The Library of Congress is looking to build on experimental processes that expand digital access to the library’s collections by combining a human component to its computational methods – known as human-in-the-loop approaches.

“Over the past few years, the Digital Innovation Labs Section (Labs) of the Digital Strategy Division has undertaken a range of programs aimed at maximizing the use of digital collections and supporting emerging research methods,” a request for information (RFI) says. “Through various experiments, reports and events, Labs has been committed to exploring methods and approaches that responsibly integrate people and machines.”

Through a contractor, the library wants “at least two experimental prototypes or proofs of concept for at least two human-in-the-loop workflows using Library of Congress collections that are presented and tested with users.”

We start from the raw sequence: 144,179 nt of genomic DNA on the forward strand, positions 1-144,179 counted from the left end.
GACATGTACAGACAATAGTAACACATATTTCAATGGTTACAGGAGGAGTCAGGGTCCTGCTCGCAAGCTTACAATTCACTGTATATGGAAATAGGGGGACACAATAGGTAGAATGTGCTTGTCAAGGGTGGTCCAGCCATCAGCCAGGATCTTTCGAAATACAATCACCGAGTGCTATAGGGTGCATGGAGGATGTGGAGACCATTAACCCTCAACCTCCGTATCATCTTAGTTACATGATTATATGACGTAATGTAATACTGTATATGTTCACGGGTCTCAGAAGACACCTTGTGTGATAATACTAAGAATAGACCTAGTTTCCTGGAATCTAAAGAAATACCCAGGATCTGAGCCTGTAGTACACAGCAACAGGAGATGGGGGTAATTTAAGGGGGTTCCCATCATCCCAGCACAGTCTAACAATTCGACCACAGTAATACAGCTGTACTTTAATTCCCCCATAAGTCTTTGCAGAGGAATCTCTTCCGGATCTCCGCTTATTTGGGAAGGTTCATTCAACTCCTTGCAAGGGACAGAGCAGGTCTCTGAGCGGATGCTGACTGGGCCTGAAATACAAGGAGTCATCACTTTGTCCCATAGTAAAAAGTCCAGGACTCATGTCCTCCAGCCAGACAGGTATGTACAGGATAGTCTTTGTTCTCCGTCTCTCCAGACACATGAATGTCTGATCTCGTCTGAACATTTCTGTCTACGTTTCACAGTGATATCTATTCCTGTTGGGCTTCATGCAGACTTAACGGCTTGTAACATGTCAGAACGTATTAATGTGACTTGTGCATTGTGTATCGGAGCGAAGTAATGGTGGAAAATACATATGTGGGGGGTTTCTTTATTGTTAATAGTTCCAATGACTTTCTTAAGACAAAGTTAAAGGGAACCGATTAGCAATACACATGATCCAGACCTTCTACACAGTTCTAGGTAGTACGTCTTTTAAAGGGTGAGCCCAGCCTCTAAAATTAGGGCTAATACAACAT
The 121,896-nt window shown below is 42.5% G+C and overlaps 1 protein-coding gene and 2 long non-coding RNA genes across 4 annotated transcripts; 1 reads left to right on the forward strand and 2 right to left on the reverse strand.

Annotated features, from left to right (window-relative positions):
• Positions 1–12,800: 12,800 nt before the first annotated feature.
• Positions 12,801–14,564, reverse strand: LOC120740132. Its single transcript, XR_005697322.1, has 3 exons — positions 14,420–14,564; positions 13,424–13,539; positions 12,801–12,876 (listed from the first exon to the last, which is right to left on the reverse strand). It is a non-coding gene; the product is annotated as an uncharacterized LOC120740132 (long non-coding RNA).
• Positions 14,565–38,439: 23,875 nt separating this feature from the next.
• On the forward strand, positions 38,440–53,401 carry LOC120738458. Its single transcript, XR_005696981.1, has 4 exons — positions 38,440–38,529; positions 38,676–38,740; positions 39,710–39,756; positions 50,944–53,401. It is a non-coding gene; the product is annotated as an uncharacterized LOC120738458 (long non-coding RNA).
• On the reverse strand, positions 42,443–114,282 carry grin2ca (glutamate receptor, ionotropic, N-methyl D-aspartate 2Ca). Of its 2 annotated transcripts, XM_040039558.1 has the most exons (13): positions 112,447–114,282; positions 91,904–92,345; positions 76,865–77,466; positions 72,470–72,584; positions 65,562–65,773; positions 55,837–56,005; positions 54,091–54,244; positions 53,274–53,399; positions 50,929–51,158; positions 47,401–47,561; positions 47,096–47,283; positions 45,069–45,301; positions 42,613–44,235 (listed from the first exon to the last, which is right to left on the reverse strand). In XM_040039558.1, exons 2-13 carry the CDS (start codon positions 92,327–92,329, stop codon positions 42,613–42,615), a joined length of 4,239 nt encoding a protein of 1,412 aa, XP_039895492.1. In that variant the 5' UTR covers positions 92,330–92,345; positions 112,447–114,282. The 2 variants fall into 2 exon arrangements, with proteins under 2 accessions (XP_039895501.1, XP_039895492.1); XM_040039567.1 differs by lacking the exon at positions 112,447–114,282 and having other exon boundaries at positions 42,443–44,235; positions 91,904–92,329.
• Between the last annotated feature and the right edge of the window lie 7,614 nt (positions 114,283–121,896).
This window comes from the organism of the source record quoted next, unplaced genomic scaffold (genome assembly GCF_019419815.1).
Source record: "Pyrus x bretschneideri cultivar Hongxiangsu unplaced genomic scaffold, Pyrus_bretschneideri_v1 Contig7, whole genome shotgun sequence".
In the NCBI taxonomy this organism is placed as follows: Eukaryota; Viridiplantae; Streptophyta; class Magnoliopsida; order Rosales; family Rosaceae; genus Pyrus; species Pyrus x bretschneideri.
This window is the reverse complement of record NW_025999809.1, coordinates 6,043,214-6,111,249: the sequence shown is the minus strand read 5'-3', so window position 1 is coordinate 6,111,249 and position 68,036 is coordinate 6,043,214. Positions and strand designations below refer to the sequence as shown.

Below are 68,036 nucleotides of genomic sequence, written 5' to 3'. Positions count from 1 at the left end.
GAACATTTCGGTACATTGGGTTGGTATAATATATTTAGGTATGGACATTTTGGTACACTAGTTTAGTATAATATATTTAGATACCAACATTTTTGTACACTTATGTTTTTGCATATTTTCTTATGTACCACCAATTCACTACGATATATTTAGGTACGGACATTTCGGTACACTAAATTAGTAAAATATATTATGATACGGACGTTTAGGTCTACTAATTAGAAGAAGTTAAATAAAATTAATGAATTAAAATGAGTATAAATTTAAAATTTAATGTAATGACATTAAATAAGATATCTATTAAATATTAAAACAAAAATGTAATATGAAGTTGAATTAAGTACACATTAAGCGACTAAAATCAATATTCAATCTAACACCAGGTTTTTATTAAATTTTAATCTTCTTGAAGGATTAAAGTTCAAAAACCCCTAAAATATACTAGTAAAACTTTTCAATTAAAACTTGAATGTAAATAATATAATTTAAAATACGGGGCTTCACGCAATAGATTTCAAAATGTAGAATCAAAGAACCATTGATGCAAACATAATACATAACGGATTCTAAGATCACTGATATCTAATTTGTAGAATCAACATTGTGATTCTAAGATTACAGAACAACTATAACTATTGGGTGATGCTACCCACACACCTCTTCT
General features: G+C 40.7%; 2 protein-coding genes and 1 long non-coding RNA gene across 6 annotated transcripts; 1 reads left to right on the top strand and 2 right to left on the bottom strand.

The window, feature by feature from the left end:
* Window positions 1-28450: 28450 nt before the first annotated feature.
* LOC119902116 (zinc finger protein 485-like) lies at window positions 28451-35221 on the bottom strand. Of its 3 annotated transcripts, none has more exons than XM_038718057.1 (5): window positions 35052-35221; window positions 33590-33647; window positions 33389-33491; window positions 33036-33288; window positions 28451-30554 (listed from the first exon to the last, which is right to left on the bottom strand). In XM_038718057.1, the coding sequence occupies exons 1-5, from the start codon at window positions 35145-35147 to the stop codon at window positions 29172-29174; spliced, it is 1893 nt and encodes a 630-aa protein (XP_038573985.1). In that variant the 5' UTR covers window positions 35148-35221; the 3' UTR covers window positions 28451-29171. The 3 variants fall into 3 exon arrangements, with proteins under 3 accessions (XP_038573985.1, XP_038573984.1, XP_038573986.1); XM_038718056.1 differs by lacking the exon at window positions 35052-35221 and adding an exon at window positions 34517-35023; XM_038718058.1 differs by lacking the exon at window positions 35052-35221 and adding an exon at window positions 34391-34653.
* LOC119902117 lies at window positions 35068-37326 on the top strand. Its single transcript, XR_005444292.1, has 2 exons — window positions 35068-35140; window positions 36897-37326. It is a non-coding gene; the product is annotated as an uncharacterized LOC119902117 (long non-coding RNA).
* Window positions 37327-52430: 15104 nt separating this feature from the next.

These prototypes are meant to model, test, and evaluate different ethical approaches to utilizing crowdsourcing and machine learning methods that will enhance the usability, utility, discoverability, and user engagement of the library’s digital collections.

“At least one experimental workflow shall start with machine learning derived metadata [and] create a prototype crowdsourcing task and interface that invites users to add feedback on the accuracy of the derived metadata,” the RFI states. “The primary use of the publicly derived metadata shall be to serve as training data for a machine learning algorithm that shall be applied to Library digital collections to create enhanced metadata.”

Submissions by interested parties are due Aug. 5, 2020.

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Jordan Smith
Jordan Smith
Jordan Smith is a MeriTalk Senior Technology Reporter covering the intersection of government and technology.